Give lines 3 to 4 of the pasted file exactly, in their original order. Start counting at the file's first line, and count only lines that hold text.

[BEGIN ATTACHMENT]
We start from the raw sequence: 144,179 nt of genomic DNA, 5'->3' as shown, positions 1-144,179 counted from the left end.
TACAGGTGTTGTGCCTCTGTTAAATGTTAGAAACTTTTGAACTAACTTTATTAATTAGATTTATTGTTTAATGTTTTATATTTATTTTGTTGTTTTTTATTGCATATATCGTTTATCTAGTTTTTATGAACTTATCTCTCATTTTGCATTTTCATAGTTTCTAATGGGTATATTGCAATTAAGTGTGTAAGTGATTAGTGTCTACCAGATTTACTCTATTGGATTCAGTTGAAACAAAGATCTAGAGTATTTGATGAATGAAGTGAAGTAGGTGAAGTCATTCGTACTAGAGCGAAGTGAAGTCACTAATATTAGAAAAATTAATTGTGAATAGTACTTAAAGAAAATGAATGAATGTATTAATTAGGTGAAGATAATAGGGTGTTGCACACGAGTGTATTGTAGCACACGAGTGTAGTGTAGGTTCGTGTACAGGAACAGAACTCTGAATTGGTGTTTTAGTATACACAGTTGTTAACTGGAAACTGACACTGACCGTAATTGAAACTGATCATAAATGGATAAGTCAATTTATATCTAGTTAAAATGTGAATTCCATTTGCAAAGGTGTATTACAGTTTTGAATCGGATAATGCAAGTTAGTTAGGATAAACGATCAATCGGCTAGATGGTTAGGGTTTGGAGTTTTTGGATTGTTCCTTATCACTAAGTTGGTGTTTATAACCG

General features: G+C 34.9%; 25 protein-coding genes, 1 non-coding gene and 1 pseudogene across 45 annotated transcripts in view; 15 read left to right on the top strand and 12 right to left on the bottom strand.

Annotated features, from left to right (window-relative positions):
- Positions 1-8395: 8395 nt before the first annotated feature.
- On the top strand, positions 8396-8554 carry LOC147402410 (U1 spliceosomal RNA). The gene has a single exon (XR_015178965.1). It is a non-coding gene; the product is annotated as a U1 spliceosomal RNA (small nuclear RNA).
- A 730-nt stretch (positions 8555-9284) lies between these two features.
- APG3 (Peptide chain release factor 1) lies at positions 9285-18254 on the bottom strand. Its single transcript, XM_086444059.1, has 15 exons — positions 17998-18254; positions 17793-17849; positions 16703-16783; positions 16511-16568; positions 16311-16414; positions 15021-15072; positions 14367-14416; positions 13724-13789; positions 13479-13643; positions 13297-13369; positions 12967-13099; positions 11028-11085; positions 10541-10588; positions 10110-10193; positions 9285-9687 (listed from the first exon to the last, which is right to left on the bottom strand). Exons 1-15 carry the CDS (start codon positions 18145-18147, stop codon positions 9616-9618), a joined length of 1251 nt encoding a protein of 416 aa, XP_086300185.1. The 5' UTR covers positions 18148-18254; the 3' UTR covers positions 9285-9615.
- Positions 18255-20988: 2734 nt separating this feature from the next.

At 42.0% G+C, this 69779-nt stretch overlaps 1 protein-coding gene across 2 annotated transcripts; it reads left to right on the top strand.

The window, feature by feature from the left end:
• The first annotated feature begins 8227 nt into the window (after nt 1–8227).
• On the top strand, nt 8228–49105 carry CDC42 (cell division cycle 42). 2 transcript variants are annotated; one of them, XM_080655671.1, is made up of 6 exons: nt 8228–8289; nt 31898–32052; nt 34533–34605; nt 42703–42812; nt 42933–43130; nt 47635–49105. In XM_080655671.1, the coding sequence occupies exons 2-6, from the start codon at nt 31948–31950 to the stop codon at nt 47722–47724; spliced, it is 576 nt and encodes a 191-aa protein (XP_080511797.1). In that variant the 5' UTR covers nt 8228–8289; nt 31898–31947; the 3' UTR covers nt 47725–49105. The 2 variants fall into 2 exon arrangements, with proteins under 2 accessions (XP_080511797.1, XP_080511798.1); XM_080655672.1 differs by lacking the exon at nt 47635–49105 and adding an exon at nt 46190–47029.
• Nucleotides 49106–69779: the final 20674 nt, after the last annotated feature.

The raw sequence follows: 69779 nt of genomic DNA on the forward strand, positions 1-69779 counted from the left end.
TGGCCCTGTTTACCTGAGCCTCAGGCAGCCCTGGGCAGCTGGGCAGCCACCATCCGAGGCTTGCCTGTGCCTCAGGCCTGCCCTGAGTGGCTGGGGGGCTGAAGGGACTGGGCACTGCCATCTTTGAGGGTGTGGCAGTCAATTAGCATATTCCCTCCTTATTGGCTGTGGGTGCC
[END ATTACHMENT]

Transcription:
General features: G+C 34.9%; 25 protein-coding genes, 1 non-coding gene and 1 pseudogene across 45 annotated transcripts in view; 15 read left to right on the top strand and 12 right to left on the bottom strand.

Annotated features, from left to right (window-relative positions):